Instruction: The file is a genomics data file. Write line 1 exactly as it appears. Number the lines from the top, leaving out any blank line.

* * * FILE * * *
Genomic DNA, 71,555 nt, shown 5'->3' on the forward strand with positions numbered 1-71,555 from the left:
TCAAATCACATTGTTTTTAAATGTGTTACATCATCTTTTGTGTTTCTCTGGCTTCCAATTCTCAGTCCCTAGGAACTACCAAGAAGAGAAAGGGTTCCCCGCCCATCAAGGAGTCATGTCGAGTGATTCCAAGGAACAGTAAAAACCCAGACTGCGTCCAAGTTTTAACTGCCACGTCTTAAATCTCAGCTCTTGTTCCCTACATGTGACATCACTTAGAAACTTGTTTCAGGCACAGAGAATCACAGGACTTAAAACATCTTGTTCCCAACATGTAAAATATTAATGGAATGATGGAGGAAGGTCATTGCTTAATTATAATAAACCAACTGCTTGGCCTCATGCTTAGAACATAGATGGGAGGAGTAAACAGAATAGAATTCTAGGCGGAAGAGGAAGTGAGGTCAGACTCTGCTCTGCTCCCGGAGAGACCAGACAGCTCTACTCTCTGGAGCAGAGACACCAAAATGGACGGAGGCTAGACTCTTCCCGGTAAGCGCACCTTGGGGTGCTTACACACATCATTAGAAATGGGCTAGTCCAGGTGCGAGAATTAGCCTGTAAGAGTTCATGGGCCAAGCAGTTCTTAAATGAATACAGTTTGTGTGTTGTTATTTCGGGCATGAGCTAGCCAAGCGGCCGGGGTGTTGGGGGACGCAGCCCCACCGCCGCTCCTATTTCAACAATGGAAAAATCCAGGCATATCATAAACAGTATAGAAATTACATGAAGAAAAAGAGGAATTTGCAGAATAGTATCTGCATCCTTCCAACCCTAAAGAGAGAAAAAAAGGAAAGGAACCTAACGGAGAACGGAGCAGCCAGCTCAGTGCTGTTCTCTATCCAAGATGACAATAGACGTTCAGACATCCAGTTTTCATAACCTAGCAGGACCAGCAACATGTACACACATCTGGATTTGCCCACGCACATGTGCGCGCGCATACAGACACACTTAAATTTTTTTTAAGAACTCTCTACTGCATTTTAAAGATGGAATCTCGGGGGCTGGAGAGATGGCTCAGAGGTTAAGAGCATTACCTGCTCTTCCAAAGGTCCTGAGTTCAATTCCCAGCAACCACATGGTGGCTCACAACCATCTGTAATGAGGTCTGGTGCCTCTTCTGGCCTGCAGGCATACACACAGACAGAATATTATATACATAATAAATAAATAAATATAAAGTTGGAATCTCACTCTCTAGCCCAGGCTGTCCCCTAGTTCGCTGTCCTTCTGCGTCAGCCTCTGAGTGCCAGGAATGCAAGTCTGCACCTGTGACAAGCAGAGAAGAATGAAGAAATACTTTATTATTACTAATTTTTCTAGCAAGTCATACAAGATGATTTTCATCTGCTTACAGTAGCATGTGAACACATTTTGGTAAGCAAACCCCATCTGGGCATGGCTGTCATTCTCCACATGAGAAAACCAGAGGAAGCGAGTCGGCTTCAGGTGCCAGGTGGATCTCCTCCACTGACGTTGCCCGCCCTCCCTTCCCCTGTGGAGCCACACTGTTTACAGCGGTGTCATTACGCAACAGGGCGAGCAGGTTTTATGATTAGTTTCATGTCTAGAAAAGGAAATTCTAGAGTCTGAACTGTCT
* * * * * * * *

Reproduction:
Genomic DNA, 71,555 nt, shown 5'->3' on the forward strand with positions numbered 1-71,555 from the left: